A LITTLE LIGHT ON THOSE FADED PLATES: After a recent column had readers sounding off on unreadable license plates, many drivers have commented on a specific kind of unreadable.
As in faded. Really faded.
S. Karni asks via email “who in the MVD chose such non-contrasting colors as pale yellow on pale turquoise? Nobody can read such plates at 40 feet by comparison to ‘old’ plates with dark red on yellow, which provide a good contrast.”
Note: The centennial turquoise plate won the 2010 Best License Plate in the U.S. award. Meanwhile, the state’s balloon plates have been discontinued.
SO WHAT IS A DRIVER TO DO? Bill asks “what is the state’s policy toward replacing old plates? The New Mexico sun has faded many of the older plates. Can we request replacement plates for these?”
Peter Ives called about his pale-when-it-was-new balloon plate, which he says is “fried,” and asks if the state can call them in.
Lou Belmont called to ask what to do with plates so faded they’re unreadable, like his balloon plate. So should a driver replace it or let it go?
Gilbert M. called to say his plate is faded and ask “is it my responsibility to keep it legible?”
And Mary Johnson called to inquire about do-it-yourself touch-ups to sun-faded license plates – and is it OK to go over the numbers/letters with nail polish?
In order: you can get a new plate (but you gotta pay for it), the state is working on a system to replace faded plates, you can be cited for a so-faded-it’s-unreadable plate, and polish is for nails, not license plates.
John Monforte of the New Mexico Taxation and Revenue department, which oversees the Motor Vehicle Division, says “there are a number of license plates out there that are faded, and a driver may be stopped and cited for an unreadable license plate.”
He says “the authority on the replacement plate is (state statute) 66-3-17,” and he cites sections “B. The person to whom the plate is issued may, at any time, apply for the issuance of a duplicate or replacement plate, and upon surrender of the registration plate he then has, along with the payment of a reasonable fee set by the director that will cover the cost of the production and distribution of the plate, the applicant shall be issued a duplicate or replacement plate.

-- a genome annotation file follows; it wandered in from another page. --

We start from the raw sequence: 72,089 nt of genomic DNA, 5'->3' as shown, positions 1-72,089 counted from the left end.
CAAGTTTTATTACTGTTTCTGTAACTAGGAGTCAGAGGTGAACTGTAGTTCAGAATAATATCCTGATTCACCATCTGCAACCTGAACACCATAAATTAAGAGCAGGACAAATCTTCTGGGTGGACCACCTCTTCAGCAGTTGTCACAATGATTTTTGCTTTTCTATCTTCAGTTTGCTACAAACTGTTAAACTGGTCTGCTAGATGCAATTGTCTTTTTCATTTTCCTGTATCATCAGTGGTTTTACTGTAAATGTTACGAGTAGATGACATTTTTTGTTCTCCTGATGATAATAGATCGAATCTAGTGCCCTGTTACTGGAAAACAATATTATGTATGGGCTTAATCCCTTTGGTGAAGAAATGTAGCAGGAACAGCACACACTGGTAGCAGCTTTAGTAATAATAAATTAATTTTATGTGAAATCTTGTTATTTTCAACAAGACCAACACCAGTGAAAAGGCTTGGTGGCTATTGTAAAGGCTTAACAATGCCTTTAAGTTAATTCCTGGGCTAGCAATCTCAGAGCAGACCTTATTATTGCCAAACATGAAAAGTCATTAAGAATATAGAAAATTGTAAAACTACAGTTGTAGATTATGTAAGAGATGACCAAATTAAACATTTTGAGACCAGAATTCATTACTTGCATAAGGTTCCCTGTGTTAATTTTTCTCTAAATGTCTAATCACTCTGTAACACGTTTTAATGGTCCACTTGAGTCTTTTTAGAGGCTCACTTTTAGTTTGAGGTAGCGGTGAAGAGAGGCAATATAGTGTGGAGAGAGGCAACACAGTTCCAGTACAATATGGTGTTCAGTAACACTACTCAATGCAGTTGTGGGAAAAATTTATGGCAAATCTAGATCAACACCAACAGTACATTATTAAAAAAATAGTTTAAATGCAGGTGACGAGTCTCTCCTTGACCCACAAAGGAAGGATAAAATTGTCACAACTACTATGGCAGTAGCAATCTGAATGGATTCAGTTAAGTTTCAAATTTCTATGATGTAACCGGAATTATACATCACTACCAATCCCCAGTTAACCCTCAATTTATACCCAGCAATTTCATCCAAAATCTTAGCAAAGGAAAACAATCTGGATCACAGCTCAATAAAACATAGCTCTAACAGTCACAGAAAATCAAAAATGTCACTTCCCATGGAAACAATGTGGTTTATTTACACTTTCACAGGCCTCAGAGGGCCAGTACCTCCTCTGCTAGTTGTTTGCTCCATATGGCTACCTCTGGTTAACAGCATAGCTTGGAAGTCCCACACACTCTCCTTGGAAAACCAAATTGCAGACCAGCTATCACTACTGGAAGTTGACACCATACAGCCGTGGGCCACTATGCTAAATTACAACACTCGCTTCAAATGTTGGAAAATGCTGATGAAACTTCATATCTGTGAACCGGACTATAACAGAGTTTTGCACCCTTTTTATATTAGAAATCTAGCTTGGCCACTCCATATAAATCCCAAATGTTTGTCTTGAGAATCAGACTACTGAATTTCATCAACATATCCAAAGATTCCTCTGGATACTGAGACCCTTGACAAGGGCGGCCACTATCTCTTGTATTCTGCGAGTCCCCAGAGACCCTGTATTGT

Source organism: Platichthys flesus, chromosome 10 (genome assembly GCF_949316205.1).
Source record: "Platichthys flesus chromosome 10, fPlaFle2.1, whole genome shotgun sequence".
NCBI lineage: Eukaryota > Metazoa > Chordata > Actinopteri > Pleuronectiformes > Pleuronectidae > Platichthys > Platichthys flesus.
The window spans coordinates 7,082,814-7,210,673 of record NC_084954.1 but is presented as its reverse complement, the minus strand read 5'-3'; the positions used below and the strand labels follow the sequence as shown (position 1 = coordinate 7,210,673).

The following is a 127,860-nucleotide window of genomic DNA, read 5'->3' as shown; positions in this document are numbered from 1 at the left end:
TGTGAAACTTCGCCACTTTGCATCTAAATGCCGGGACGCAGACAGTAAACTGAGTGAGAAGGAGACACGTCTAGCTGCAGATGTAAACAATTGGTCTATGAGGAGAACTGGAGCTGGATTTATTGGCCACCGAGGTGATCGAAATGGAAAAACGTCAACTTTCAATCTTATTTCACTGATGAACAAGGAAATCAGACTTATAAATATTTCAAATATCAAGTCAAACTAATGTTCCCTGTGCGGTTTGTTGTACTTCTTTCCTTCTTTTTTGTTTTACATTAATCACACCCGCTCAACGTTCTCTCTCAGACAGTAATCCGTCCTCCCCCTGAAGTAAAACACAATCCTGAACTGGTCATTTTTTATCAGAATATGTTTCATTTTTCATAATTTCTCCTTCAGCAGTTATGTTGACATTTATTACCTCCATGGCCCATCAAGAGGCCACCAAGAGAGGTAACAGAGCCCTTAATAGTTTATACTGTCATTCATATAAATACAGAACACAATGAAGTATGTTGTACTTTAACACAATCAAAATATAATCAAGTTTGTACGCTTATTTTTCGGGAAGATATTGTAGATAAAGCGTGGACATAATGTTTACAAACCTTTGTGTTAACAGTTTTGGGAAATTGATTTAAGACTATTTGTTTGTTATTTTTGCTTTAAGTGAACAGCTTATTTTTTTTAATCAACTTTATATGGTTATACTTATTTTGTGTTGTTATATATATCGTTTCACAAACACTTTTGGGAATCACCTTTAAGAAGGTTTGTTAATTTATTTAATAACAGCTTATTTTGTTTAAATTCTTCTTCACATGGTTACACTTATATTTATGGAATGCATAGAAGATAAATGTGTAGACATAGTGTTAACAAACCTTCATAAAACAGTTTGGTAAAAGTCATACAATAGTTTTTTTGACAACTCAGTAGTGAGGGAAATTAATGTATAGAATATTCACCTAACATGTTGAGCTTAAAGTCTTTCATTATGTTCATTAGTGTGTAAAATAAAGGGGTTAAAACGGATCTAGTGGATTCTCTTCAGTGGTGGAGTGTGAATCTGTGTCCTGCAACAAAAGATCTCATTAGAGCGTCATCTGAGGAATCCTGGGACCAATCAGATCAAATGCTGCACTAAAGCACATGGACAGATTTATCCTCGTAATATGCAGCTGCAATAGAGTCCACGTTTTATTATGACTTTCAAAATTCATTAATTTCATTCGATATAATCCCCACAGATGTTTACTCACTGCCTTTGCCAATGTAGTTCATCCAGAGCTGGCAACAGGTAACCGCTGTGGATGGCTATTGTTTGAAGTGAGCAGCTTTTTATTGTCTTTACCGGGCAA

“C. Any peace officer may, upon discovering that the registration plate of any vehicle is illegible because of wear or damage or other cause, issue a citation to the owners or operator of the vehicle. The citation shall provide that the owner shall, within thirty days from the date of the citation, apply for and obtain a duplicate or replacement plate from the division.”
However, Monforte adds “we are looking at … a more formal program in regards to unreadable plates.” In the meantime, vehicle owners “can exchange the plate at an MVD office for $17.”
As for a DIY project with nail polish or permanent marker, etc., Monforte cautions “remember though that a license plate is designed with paint that is specifically chosen for daytime observation as well as night reflectivity. For this reason it should probably not be encouraged.” According to statute 66-3-14, “each registration plate shall have a background of reflective material such that the registration number assigned to the vehicle is plainly legible from a distance of one hundred feet at night. The colors shall include those of the state flag, except prestige and special plates.”
Monforte also checked with Julia Belles, “our deputy general counsel and the most knowledgeable attorney on MVD issues in our state,” who ventures that regarding a home repair of a plate, “my guess is that an officer would probably not cite on that type of an incident and a decent attorney could probably successfully defend against it, but it is probably not good advice.”
As for folks who are driving around with faded plates, A.J. called to point out at least they have them and says “think about all the ones (on the roads) without any!”
Assistant editorial page editor D’Val Westphal tackles commuter issues for the Metro area on Mondays. Reach her at 823-3858; firstname.lastname@example.org; or P.O. Drawer J, Albuquerque, NM 87103.